Wednesday, May 06, 2009


In my constant regurgitation of old music, familiar music, it's rare that I'm knocked off course by anything new. In fact, it's even more rare that such a recording will come from someone who first recorded some 30+ years ago. I enjoy old recordings, not new recordings by old folks. I haven't listened to a Paul McCartney record since Ram (scratch that, I actually enjoyed Driving Rain) and could care less about a new Prince or Stevie Wonder record. To me, there's a place and a time, there's immediacy to some music that attempting to relive or recreate such magic or glory years after the fact is a sad practice of stubborness and that should be denounced rather than celebrated. In fact, it's tremendously easier for me to hate the late recordings of an artist than it is to love the old recordings. That being said, it's odd that I'd fall for a cat named Lee Fields.

Lee Fields had a fair but relatively quiet career as a soul man and a funkmaster. He's one of those cats that unfortunately flew under the shadows of a JB, Sly and Otis in his brief prime, but listening back now, it's clear this dude had mad skills. I was listening to Da Pocket Prophet a few months ago and admist my browsing, I hear this blazing funk that completely rattles my drums and then proceeds to melt my face off. The singer has the fury and fire of James Brown and the frantic drum track propels the song to places rarely realized by funkateers outside of JB and Sly. It's Lee Field's "Steam Train" and come to find out that it's from his 1999 release "Let's Get a Groove On." I'm thinking, "People still record stuff like this?" This is the funk comparable of hearing some new band record in the style of "For the Benefit of Mr. Kite!" in 2009. People don't do this anymore! People don't know that anymore.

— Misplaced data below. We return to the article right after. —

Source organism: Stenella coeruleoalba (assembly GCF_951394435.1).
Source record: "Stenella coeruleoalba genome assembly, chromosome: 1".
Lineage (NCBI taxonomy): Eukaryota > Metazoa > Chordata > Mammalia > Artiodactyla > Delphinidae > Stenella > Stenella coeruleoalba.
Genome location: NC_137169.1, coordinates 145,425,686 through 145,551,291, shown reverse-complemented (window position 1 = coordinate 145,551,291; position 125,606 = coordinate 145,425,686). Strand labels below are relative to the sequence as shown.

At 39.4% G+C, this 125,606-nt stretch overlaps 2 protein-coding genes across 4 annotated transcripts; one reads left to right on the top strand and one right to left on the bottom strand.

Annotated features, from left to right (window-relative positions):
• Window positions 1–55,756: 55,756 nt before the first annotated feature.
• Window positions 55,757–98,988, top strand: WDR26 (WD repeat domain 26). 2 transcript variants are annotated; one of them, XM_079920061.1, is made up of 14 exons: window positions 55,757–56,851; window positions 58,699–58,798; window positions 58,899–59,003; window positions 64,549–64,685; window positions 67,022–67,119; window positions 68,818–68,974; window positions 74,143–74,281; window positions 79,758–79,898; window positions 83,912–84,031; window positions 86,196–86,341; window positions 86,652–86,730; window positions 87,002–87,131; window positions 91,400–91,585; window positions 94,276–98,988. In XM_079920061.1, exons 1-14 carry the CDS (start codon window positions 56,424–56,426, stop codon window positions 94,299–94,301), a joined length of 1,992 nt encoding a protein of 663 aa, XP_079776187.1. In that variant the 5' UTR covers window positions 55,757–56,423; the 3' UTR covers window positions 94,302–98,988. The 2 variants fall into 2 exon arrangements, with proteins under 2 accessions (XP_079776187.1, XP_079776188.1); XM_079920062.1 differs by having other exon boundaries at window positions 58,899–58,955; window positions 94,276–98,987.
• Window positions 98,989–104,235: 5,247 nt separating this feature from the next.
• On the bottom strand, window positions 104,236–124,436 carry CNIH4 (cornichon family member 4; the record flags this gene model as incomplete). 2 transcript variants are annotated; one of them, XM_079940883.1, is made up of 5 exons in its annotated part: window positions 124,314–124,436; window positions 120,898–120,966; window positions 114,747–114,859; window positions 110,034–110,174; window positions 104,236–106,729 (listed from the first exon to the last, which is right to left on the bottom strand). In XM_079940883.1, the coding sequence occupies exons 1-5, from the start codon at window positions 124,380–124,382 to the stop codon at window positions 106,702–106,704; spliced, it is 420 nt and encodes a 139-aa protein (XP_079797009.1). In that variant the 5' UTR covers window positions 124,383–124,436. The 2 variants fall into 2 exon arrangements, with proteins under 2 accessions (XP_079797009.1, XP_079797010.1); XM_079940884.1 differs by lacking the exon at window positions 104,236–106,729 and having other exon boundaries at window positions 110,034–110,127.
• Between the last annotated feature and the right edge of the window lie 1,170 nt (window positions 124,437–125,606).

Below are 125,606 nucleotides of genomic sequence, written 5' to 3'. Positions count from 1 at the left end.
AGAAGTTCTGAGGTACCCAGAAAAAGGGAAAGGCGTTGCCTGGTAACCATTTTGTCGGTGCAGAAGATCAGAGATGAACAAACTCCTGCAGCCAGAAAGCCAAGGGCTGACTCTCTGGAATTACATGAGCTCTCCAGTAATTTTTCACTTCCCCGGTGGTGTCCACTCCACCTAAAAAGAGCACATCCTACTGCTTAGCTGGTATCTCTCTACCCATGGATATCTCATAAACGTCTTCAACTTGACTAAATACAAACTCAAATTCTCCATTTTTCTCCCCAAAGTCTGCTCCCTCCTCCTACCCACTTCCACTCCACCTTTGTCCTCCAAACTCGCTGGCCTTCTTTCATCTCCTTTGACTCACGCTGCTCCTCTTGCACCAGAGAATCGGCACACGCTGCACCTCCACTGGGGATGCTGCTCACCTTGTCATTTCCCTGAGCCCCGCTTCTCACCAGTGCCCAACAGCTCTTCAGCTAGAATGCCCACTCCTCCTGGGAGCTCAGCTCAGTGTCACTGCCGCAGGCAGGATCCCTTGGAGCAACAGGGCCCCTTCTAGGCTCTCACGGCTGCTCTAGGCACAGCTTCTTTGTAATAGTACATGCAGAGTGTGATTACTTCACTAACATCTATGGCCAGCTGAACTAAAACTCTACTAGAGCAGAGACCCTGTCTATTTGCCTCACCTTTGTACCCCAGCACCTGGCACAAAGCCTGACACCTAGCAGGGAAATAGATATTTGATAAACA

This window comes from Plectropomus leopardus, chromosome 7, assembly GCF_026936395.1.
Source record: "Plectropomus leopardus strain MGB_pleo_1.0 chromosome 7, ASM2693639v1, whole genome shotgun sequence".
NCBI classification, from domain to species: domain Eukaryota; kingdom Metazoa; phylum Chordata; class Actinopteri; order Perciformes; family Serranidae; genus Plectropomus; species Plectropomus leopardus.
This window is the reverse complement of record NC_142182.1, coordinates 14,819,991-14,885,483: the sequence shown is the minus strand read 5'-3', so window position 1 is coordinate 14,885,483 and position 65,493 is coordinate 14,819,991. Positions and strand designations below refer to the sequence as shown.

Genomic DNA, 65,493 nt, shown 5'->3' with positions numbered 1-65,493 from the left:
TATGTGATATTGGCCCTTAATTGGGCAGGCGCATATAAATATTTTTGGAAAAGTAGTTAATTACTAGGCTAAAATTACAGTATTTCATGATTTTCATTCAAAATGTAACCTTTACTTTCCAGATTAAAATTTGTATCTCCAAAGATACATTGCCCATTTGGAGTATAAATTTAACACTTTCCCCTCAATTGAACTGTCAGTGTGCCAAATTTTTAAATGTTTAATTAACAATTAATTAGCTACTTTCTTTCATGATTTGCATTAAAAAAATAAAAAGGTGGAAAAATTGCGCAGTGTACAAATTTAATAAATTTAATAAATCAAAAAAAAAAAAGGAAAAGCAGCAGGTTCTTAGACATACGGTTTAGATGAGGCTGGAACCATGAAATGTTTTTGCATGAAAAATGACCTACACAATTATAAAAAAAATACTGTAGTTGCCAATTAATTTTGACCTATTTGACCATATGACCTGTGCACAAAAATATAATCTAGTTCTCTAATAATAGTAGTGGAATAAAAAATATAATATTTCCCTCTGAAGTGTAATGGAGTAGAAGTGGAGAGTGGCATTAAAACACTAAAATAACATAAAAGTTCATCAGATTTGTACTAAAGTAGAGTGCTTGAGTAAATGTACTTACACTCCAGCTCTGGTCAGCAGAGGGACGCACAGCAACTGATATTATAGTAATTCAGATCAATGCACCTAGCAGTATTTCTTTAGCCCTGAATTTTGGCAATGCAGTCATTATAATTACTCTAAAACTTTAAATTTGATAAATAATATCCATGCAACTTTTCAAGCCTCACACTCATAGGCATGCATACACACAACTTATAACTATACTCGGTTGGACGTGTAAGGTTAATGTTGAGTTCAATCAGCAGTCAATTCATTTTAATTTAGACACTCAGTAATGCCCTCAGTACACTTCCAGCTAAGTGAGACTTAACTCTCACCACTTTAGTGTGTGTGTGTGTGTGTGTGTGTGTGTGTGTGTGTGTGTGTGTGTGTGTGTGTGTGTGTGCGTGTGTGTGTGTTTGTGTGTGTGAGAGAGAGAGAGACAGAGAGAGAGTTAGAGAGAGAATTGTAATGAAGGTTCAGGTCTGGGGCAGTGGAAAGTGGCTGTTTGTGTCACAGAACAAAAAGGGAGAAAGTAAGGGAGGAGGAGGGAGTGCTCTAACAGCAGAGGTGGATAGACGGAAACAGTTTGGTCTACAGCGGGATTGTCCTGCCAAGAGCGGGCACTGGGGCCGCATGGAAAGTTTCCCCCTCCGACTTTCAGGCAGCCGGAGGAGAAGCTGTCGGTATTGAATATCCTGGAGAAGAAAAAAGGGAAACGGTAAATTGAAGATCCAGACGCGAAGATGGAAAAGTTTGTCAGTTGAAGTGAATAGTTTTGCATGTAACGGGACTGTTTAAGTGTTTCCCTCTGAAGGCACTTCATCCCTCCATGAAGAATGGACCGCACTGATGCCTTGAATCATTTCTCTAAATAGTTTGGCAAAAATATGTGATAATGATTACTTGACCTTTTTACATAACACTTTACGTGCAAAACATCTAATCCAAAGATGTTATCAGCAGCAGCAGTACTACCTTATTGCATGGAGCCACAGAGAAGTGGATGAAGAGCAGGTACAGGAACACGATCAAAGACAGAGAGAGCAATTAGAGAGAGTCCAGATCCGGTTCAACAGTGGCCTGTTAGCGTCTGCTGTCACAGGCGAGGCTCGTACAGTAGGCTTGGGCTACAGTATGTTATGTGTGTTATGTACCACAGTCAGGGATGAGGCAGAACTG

One thing you can always trust is there's always some cat out there hipper than you, badder than you, with access to more than you. Luckily this time, it's the trusty hands of Aloe Blacc who brings Fields back out of retirement again like Sweet Sugar Ray with the his latest release entitled My World. I got this advance in the mail about two weeks ago and I've been hooked to it ever since. I mean, really hooked.
Lee's blues are ferocious, his soul is undeniable and the band is hella-dope. The band is as sick as they come taking production queues from the great Leon Michels of El Michels Affair and led by the downright nasty playing of the horns led by the aforementioned Michels as well as Michael Leonhart on trumpet and Aaron Johnson on bone. From the execution to the sustained mood and tempo, everything is in the right place. And Lee's wails and moans echo those of the great funksters and bluesmen. Every articulation is done so with great reverance and respect. This ain't no hokey, stupid recreation record. This is the real deal, son. In 2009. Don't call it a comeback.
What's magnificently compelling to me is that, at the helm of it, it's being driven once again by two hip hop heads that are essentially giving back. There's a echoing theme from the last five years or so and you're seeing more and more of it. That's hip hop reaching it's reflective period. Whereas before, cats were robbing hi-hats and piano loops from the old heads, now they're producing their comeback records. It's this turning backwards. Maybe because all this shit that's out today is just tired and worn. I figure if I'm going to listen to tired recordings, why not listen to James Brown or, hell, Lee Fields. Remember, you radio-fed zombies, there ain't nothing wrong with the old shit. Jimmy Smith, Jimi Hendrix, Sly Stone, Eric Dolphy, De La Soul, Check Your Head. If it makes that ass shake, do yo thang.

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